At the end of the day I can be emotionally and physically depleted.  I’m simply done.  I am often exhausted by the pace of my son’s constant chatter and need for constant verbal and physical engagement.  I need to be alone — sometimes for hours — to recharge my emotional batteries.  And then I’m back to normal self.

    Millions of us are introverts.  Millions of us are parents.  So what do you do when the most important parts of parenting drain you more than most people?

    1.  First of all, ditch the guilt and stop viewing your introversion as a parenting liability.  It doesn’t make you a bad parent to prefer quiet and calm, if a full schedule of daily activities leaves you drained.  You need to schedule time for solitude and quiet the same way that you plan time for sleep, meals, and bathing.  It’s not a luxury and it’s not a waste of time.  Trust me: if you are an introvert, you will be a better parent if you have that time for yourself.  And if that means sacrificing your standards for housekeeping, so be it.  And it may mean your spouse may need to pick up more of the load.

    2.  Find ways for your child to release their physical energy and get outside stimulation that are outside the home.  I enrolled my son in preschool, and he runs, chases, gets the stimulation of dozens of other kids, attends dance and music classes there.   Look for classes and playgroups in which other adults are in charge.

    3.  Make sure that your spouse or partner understands that you are an introvert and what that means, particularly if he or she is clearly an extrovert.  Explain that you’re not being selfish when you need time alone.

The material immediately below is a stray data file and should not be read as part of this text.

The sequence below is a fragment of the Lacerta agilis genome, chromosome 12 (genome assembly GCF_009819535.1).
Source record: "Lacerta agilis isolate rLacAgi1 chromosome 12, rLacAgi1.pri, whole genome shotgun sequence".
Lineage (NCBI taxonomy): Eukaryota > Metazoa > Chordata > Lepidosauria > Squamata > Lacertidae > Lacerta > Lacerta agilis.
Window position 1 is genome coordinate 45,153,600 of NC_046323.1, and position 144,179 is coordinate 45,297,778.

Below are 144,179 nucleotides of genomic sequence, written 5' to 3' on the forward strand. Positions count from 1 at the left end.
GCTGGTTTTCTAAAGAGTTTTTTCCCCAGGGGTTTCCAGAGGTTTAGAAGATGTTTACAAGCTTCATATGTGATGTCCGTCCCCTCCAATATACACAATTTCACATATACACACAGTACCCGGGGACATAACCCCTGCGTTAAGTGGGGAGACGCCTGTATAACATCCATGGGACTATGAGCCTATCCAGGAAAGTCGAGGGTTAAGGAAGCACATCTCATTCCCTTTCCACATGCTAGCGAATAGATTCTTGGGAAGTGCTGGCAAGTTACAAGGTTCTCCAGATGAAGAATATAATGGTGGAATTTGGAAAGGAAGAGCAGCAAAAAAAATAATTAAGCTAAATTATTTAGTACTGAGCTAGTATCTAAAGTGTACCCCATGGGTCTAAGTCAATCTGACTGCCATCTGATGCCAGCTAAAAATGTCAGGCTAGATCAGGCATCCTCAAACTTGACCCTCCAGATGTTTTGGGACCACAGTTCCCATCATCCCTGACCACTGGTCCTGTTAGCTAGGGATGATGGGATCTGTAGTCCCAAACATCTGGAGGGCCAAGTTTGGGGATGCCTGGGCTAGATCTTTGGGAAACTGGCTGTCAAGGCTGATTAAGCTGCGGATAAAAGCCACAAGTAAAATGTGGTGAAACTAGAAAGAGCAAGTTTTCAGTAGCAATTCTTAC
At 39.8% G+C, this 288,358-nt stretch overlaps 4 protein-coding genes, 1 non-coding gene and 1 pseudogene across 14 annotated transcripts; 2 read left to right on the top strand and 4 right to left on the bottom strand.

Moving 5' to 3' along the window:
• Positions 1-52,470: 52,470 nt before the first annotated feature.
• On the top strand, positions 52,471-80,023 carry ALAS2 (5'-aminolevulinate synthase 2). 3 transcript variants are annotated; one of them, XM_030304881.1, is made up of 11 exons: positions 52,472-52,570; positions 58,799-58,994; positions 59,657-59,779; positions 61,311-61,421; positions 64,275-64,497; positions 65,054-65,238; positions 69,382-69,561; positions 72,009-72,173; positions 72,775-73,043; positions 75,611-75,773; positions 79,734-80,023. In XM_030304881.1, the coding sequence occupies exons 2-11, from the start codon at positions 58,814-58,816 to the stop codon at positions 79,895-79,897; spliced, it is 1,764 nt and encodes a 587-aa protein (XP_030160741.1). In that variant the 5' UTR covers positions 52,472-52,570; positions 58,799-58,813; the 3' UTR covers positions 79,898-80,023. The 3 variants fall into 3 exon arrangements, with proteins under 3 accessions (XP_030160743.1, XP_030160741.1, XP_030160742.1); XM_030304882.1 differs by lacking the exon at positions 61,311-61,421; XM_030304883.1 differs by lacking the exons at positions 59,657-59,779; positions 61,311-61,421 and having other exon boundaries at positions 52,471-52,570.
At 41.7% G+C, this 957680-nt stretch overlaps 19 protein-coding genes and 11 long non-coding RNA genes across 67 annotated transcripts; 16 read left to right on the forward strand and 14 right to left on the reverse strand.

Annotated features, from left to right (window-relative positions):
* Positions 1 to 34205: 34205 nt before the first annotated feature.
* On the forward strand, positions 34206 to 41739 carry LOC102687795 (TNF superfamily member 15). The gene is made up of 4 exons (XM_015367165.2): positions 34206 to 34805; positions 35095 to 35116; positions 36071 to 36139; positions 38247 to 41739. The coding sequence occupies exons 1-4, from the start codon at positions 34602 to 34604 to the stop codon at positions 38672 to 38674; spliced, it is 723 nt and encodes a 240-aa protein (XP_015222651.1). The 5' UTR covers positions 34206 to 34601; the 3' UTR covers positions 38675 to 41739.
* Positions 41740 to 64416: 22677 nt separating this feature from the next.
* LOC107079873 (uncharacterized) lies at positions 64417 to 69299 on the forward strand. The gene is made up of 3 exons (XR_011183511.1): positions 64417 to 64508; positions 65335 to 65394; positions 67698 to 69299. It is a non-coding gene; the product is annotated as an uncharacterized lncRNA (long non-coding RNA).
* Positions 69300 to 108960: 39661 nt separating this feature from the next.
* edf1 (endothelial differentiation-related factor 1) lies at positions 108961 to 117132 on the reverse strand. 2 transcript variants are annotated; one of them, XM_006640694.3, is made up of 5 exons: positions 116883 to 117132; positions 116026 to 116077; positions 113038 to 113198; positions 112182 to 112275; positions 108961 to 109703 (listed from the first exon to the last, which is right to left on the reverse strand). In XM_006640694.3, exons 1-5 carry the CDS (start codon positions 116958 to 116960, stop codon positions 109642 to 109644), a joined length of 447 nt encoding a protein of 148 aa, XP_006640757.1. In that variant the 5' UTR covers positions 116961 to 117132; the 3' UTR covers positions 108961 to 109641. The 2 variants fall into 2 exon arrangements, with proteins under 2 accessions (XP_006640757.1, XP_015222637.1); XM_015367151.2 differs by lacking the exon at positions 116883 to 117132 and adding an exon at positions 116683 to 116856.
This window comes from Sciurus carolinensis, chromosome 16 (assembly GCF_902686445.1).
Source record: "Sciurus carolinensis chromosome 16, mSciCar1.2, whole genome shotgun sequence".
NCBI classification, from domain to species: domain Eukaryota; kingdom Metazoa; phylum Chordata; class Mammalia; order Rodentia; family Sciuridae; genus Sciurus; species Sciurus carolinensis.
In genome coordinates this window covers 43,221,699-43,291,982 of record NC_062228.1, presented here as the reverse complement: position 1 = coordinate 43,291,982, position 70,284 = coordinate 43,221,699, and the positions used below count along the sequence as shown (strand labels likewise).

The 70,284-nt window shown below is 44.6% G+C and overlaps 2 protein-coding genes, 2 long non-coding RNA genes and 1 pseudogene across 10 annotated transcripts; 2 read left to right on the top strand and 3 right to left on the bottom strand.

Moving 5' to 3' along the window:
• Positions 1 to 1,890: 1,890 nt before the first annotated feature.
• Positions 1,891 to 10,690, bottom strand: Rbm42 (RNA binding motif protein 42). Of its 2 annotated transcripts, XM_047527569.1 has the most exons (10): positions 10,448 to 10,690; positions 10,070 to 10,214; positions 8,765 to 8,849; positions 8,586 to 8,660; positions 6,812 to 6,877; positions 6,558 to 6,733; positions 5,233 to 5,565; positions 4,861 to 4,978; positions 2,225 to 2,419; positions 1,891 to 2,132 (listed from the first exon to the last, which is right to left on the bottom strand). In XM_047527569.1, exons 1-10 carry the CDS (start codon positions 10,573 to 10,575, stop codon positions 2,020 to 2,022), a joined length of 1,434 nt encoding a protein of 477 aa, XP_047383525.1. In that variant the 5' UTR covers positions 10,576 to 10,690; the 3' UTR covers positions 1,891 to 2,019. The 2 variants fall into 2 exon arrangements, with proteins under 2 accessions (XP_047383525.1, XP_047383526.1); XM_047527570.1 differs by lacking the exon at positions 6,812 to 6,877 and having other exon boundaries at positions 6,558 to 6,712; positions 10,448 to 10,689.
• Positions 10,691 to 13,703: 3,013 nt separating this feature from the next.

4.  When you do have parts of your day — errands or your commute — that involve alone time, find activities that allow you to recharge.  For instance, instead of exercising in a loud, crowded health club, consider going for a solitary walk or run.  Find soothing music to listen to when you’re in the car.

    5.  Teach your child as much independence as appropriate for his age.  Kids are not better off if they have an adult entertaining them every second of the day.  If you are cooking dinner for 15 minutes, try to encourage your child to occupy himself for a while.  Explain to your child, as soon as they can understand, that adults need a few minutes to themselves every once in a while.  Self-reliance is a muscle that can be developed and strengthened as a child gets older.

    Most of all, what has made the biggest difference for me is to realize that I am not selfish.  Again, if you are an introvert, repeat after me: You are not selfish if you need alone time as a parent.  Taking care of yourself makes you a better parent.  Honor your own personality style and your family will be more likely to be happy and thrive.


    If you are an introvert, or your spouse is one, what are some coping strategies that you use in your family?